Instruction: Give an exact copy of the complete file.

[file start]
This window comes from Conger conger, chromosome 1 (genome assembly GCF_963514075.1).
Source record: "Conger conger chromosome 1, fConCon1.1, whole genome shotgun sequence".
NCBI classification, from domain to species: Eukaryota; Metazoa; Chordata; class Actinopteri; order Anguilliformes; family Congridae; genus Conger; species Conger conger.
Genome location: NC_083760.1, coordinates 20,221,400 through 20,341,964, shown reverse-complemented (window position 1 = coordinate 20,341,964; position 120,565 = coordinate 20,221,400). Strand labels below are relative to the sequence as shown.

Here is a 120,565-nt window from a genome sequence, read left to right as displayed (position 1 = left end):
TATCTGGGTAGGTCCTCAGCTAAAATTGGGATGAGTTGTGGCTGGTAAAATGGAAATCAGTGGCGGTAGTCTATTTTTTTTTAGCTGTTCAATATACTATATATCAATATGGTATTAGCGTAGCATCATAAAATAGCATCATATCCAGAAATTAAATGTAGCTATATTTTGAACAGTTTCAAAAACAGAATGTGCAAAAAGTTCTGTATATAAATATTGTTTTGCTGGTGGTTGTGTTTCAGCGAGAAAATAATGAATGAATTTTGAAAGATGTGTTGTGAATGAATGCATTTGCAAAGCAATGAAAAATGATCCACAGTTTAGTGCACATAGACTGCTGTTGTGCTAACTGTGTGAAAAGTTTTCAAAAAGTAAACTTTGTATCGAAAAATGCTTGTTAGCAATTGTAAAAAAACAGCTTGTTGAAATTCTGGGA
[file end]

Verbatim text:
This window comes from Conger conger, chromosome 1 (genome assembly GCF_963514075.1).
Source record: "Conger conger chromosome 1, fConCon1.1, whole genome shotgun sequence".
NCBI classification, from domain to species: Eukaryota; Metazoa; Chordata; class Actinopteri; order Anguilliformes; family Congridae; genus Conger; species Conger conger.
Genome location: NC_083760.1, coordinates 20,221,400 through 20,341,964, shown reverse-complemented (window position 1 = coordinate 20,341,964; position 120,565 = coordinate 20,221,400). Strand labels below are relative to the sequence as shown.

Here is a 120,565-nt window from a genome sequence, read left to right as displayed (position 1 = left end):
TATCTGGGTAGGTCCTCAGCTAAAATTGGGATGAGTTGTGGCTGGTAAAATGGAAATCAGTGGCGGTAGTCTATTTTTTTTTAGCTGTTCAATATACTATATATCAATATGGTATTAGCGTAGCATCATAAAATAGCATCATATCCAGAAATTAAATGTAGCTATATTTTGAACAGTTTCAAAAACAGAATGTGCAAAAAGTTCTGTATATAAATATTGTTTTGCTGGTGGTTGTGTTTCAGCGAGAAAATAATGAATGAATTTTGAAAGATGTGTTGTGAATGAATGCATTTGCAAAGCAATGAAAAATGATCCACAGTTTAGTGCACATAGACTGCTGTTGTGCTAACTGTGTGAAAAGTTTTCAAAAAGTAAACTTTGTATCGAAAAATGCTTGTTAGCAATTGTAAAAAAACAGCTTGTTGAAATTCTGGGA